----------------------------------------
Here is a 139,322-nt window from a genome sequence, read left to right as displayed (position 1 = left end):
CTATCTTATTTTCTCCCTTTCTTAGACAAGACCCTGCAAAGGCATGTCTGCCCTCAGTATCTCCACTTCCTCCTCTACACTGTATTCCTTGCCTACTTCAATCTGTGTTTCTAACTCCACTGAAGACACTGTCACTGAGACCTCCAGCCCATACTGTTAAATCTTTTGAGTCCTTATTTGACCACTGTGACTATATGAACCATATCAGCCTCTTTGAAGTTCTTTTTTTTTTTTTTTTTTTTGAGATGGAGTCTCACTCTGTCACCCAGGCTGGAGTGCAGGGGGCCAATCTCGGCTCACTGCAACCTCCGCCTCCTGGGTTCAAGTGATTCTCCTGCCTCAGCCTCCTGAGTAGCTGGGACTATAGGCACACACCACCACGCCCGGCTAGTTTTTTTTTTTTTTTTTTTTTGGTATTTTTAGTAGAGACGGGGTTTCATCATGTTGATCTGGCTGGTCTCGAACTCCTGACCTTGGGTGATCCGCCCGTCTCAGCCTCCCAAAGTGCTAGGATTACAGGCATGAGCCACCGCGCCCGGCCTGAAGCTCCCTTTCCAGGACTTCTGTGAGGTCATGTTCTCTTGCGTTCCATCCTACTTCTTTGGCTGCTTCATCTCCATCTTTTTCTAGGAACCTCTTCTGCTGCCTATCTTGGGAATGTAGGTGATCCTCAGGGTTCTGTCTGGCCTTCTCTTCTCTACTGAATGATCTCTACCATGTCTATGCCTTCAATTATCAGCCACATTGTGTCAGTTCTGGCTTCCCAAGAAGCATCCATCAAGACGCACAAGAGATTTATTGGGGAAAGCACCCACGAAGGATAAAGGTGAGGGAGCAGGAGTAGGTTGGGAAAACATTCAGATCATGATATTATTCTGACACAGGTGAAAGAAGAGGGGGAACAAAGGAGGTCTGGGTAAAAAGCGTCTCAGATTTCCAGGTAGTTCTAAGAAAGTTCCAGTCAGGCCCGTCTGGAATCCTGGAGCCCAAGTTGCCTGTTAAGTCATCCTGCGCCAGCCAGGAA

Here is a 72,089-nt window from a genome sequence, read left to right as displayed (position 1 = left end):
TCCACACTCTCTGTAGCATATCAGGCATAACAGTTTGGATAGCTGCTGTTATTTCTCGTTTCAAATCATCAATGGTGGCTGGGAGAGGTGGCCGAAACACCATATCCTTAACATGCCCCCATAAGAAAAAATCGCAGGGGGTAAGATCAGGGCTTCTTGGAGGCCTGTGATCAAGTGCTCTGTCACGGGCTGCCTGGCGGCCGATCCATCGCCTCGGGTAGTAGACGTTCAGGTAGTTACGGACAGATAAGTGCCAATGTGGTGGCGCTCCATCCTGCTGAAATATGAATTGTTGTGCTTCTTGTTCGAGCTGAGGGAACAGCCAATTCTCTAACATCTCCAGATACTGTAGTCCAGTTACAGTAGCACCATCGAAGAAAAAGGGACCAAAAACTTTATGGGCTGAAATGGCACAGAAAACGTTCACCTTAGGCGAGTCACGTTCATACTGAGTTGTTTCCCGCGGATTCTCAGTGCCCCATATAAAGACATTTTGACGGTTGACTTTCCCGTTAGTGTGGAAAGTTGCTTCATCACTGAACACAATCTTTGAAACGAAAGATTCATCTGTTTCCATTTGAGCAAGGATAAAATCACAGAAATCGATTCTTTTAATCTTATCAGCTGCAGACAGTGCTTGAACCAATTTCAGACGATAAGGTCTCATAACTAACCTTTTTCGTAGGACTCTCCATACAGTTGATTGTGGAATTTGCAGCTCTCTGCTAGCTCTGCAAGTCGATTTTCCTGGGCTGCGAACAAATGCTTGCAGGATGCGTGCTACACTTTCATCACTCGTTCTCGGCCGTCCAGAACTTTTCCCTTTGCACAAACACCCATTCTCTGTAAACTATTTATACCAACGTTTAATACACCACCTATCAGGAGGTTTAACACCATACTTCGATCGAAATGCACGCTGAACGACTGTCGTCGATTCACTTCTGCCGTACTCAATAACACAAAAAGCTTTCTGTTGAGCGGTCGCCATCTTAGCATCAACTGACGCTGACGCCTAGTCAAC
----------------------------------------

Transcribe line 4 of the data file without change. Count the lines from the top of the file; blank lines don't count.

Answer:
TCCACACTCTCTGTAGCATATCAGGCATAACAGTTTGGATAGCTGCTGTTATTTCTCGTTTCAAATCATCAATGGTGGCTGGGAGAGGTGGCCGAAACACCATATCCTTAACATGCCCCCATAAGAAAAAATCGCAGGGGGTAAGATCAGGGCTTCTTGGAGGCCTGTGATCAAGTGCTCTGTCACGGGCTGCCTGGCGGCCGATCCATCGCCTCGGGTAGTAGACGTTCAGGTAGTTACGGACAGATAAGTGCCAATGTGGTGGCGCTCCATCCTGCTGAAATATGAATTGTTGTGCTTCTTGTTCGAGCTGAGGGAACAGCCAATTCTCTAACATCTCCAGATACTGTAGTCCAGTTACAGTAGCACCATCGAAGAAAAAGGGACCAAAAACTTTATGGGCTGAAATGGCACAGAAAACGTTCACCTTAGGCGAGTCACGTTCATACTGAGTTGTTTCCCGCGGATTCTCAGTGCCCCATATAAAGACATTTTGACGGTTGACTTTCCCGTTAGTGTGGAAAGTTGCTTCATCACTGAACACAATCTTTGAAACGAAAGATTCATCTGTTTCCATTTGAGCAAGGATAAAATCACAGAAATCGATTCTTTTAATCTTATCAGCTGCAGACAGTGCTTGAACCAATTTCAGACGATAAGGTCTCATAACTAACCTTTTTCGTAGGACTCTCCATACAGTTGATTGTGGAATTTGCAGCTCTCTGCTAGCTCTGCAAGTCGATTTTCCTGGGCTGCGAACAAATGCTTGCAGGATGCGTGCTACACTTTCATCACTCGTTCTCGGCCGTCCAGAACTTTTCCCTTTGCACAAACACCCATTCTCTGTAAACTATTTATACCAACGTTTAATACACCACCTATCAGGAGGTTTAACACCATACTTCGATCGAAATGCACGCTGAACGACTGTCGTCGATTCACTTCTGCCGTACTCAATAACACAAAAAGCTTTCTGTTGAGCGGTCGCCATCTTAGCATCAACTGACGCTGACGCCTAGTCAAC